Reliable access to The net is the lifeblood of Grand Rapids companies and their company. Fortune 500 companies to small businesses and everything in between, count on reliable and fast access to The web.
We are going to become increasingly reliant on Internet access as the months and years progress.
The net has a significant presence in our lives. From email to information sharing, data archiving to e-commerce, and VOIP to video conferencing, the internet is certainly ubiquitous. What do you need? Is a cable modem enough? Metro Ethernet may be what you need. You may need Gigabit Internet. What is best for your business in Grand Rapids, Michigan? Will your organization needs be met with a 50 Meg circuit, a 5 Meg circuit, 10 Meg Internet access or 100 Meg access to The net point?
You must, before selecting a service, assess the actual needs of your company. Is the internet primarily used for emailing or web surfing? Is the web used for real-time data connection with servers in the cloud? Are you hosting data in Grand Rapids? Do remote sites rely on you?
What if there is an outage and your high-speed Internet is interrupted? Can your company afford a long pause or lull in productivity? Is uptime required? You must answer these questions before you buy.
In all-encompassing terms, businesses need high-speed Internet access. Choosing the correct broadband for your organization requires a cost benefit analysis. While many providers throw around terminologies such as:
… you must not lose sight of the real issue, which is understanding what technical solutions best meet your needs.
At any company in Grand Rapids some employees, if not all employees, need some type of access to the web if they are to properly perform their job duties. Whether it is to communicate with shippers, do research or place orders, access to The Internet is required.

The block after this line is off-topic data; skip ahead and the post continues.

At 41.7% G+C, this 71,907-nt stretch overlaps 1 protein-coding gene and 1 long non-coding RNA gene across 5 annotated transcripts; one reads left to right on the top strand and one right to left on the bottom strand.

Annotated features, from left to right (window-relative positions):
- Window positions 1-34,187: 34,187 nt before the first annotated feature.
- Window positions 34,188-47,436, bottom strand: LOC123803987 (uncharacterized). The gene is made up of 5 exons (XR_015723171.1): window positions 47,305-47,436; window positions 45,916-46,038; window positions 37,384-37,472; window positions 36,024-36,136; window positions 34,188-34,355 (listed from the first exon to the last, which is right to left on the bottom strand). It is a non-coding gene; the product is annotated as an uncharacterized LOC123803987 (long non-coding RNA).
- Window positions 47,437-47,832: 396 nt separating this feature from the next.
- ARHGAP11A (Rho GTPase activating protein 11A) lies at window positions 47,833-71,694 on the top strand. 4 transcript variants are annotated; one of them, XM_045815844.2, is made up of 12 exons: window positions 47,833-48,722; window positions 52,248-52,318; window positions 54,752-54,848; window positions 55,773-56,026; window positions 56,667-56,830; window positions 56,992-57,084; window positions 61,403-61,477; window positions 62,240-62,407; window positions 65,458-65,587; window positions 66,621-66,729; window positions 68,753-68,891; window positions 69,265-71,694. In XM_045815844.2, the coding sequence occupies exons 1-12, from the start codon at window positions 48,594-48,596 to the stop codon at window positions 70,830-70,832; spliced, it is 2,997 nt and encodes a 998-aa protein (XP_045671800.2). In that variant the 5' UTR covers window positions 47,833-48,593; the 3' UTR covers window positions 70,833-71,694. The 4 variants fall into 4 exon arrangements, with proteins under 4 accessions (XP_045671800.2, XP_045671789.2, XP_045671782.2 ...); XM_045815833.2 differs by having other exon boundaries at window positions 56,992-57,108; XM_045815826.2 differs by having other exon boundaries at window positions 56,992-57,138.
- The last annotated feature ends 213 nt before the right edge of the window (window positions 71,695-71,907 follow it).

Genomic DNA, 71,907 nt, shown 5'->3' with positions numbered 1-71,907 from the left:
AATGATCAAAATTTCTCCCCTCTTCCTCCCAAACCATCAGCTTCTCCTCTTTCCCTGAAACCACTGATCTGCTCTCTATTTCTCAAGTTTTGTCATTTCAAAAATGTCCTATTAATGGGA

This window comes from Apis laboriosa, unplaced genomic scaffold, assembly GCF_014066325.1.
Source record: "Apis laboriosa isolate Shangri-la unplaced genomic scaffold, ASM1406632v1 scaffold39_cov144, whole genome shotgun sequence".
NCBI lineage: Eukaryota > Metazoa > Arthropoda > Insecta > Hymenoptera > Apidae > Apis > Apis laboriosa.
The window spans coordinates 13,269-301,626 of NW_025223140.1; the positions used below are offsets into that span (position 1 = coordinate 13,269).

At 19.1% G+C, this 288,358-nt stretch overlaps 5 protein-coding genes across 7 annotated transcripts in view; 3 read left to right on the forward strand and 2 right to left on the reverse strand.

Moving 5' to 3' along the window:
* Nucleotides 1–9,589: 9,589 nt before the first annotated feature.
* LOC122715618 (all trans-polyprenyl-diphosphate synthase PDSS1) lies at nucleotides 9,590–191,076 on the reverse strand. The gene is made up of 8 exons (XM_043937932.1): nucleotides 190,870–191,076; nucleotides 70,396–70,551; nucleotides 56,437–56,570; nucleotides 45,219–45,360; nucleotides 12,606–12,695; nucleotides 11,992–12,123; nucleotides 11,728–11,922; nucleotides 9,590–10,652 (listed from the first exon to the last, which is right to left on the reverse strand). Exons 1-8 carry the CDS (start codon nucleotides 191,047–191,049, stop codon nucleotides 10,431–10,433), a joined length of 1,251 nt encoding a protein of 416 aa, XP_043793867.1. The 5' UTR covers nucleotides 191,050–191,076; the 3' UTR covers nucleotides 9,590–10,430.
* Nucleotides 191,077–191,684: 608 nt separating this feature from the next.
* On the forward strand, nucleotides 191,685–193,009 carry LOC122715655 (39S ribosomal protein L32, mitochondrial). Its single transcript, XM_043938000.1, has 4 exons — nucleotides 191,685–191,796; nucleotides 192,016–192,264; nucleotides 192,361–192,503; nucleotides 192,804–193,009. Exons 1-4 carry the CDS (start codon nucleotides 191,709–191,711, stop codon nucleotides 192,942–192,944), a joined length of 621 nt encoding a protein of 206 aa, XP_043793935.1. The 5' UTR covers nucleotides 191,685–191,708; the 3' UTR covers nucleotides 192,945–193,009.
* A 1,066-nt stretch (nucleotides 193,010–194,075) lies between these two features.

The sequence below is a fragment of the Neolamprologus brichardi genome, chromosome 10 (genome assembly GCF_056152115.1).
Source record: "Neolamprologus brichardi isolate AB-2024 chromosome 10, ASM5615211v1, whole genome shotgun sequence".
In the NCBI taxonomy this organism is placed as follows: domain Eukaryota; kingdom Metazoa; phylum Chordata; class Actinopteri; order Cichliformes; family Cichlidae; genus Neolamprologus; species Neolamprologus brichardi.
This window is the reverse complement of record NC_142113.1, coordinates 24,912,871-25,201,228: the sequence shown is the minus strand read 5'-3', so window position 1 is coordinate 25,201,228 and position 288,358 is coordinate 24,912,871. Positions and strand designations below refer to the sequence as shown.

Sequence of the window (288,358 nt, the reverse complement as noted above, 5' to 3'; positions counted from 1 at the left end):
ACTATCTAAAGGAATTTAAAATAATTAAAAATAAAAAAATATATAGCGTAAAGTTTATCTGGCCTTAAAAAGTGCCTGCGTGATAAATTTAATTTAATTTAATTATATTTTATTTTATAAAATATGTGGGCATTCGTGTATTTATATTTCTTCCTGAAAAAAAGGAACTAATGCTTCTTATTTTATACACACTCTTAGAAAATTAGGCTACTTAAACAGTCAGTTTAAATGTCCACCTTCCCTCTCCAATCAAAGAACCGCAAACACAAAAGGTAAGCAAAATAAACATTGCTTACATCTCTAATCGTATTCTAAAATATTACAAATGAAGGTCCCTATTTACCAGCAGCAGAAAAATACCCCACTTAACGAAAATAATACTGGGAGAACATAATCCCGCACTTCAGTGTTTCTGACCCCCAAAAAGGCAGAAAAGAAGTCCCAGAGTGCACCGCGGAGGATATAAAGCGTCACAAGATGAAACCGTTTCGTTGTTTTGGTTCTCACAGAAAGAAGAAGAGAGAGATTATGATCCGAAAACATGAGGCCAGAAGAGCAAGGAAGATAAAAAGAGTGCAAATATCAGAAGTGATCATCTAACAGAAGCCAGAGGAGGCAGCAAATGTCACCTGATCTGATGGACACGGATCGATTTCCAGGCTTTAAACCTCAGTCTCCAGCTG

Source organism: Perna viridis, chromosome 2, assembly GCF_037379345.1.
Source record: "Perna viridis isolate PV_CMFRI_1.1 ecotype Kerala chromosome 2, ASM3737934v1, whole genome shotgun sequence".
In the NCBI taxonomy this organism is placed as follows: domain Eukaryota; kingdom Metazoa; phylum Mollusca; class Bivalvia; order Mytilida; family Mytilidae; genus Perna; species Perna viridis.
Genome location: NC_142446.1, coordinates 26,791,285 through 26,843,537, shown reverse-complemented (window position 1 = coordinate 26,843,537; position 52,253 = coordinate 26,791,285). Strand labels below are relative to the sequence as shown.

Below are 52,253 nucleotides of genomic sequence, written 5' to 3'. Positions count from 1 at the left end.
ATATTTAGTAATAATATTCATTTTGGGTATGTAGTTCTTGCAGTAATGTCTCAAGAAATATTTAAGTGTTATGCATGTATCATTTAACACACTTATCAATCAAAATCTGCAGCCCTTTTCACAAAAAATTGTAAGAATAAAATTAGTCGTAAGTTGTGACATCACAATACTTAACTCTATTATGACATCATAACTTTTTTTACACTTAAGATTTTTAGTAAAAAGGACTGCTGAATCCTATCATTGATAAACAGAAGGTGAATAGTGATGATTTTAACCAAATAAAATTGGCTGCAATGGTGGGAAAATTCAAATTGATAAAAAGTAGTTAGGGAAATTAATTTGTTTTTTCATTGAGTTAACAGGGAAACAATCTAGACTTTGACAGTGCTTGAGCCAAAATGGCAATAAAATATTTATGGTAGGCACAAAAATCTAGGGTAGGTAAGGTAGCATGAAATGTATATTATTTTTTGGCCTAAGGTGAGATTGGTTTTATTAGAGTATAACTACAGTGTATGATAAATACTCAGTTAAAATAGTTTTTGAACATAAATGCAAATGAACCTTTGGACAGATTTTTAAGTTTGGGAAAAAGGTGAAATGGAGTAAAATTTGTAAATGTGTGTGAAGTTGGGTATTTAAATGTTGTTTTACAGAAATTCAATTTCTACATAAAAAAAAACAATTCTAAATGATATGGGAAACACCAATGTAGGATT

The solution you choose may be based on the number of employees you have or expect to have. If you have a smaller workforce, you may do fine with a smaller Internet circuit. For example, if you only employ a handful of people, a 5 or 10 Meg circuit may meet your needs. If you have a larger workforce, you may want to consider more. This is especially true if they all need to use the net simultaneously.
If your employees are merely accessing an intranet system with limited graphics and video, your need for high-speed Internet may be reduced. When they are frequently downloading things, whether documents, graphics or videos, however, speed is necessary for efficient job performance.
Does your company regularly conduct backups? Synchronizing your backup data after doing remote backups from every desk requires you to support simultaneous connections out to the web.
Do you use a file sharing service like Google drive or DropBox? This is how a file sharing service works: You save a file. Then the file is pushed to the cloud, and is then synchronized with other people’s computers. Supporting file sharing, while supporting every other service, requires sufficient bandwidth.
Depending on where you are, you may want to look into high-speed business Internet access such as Metro Ethernet and gigabit Internet. These can usually be found in Grand Rapids in “lit buildings” that have already been wired. Adding this high-speed Internet to your office may be surprisingly affordable and easy.
While it may be the case that bringing Metro Ethernet into a new building can cause a big dent in your wallet, bringing the connection to a suite or offices within that building does not have to. Also, securing high-speed access to The net using gigabit Internet or Metro Ethernet often takes less than 30 days, depending on its availability.
Does your company host its own servers running websites, APIs or data feeds for other offices or companies outside of your own four walls? Is your main business office with a hosted application accessed by 40 or even 50 branch office sites? Does your office host the point of sale (POS) system for every single store in a large retail chain? Do you run a law office that hosts the data for satellite offices in different cities or states?
Access to data and programs by people outside of your main location becomes necessary when you host information centrally. If the net connection is interrupted or fails, those people are unable to accomplish any work. When deciding on the right intranet solution for your organization, ask yourself: Is the solution going to adequately support simultaneous and multiple connections from my different sites?